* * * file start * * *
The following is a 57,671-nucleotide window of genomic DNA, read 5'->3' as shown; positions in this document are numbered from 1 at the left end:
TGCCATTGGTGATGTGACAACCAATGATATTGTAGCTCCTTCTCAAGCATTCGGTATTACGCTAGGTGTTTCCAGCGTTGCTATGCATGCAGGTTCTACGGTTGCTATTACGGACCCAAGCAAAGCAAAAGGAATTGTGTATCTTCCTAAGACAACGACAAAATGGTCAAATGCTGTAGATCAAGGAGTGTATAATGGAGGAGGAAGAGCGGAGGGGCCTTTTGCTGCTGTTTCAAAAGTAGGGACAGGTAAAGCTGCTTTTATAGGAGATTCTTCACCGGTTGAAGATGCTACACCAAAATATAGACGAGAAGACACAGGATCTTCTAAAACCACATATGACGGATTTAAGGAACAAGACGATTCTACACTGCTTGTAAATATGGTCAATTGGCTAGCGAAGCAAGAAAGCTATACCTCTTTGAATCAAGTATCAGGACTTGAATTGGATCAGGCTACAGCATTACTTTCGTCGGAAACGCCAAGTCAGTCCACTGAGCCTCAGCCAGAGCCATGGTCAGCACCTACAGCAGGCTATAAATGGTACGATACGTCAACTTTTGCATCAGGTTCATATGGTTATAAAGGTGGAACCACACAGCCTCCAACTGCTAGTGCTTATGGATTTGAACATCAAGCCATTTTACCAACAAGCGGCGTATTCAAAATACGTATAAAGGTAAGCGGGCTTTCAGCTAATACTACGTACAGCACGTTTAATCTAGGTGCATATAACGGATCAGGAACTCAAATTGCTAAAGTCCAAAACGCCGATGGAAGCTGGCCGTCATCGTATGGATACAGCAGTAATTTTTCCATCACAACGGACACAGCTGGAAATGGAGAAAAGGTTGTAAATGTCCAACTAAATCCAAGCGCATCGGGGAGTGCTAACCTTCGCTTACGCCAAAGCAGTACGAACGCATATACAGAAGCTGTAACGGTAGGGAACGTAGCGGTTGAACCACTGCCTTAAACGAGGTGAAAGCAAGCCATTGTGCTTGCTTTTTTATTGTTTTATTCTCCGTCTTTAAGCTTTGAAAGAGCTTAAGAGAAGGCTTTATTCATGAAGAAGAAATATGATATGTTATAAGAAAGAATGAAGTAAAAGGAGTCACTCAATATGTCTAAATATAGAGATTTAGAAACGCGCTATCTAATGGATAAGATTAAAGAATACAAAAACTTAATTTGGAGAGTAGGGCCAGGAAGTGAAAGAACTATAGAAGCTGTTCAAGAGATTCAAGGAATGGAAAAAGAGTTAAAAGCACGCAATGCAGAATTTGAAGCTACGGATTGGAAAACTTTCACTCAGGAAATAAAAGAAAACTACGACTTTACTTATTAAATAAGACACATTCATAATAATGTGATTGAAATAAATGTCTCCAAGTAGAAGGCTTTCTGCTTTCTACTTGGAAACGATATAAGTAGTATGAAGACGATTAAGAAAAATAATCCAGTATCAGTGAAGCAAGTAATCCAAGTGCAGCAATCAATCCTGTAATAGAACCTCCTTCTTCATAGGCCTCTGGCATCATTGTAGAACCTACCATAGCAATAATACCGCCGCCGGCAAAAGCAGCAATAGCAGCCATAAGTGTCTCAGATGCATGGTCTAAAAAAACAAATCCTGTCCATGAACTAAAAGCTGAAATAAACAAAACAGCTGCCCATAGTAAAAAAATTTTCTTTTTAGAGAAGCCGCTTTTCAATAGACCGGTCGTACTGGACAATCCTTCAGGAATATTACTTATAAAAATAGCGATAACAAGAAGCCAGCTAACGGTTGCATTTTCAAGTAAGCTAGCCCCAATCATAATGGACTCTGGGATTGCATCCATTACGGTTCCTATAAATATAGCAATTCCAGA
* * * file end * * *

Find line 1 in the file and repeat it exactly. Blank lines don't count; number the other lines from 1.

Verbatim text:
The following is a 57,671-nucleotide window of genomic DNA, read 5'->3' as shown; positions in this document are numbered from 1 at the left end: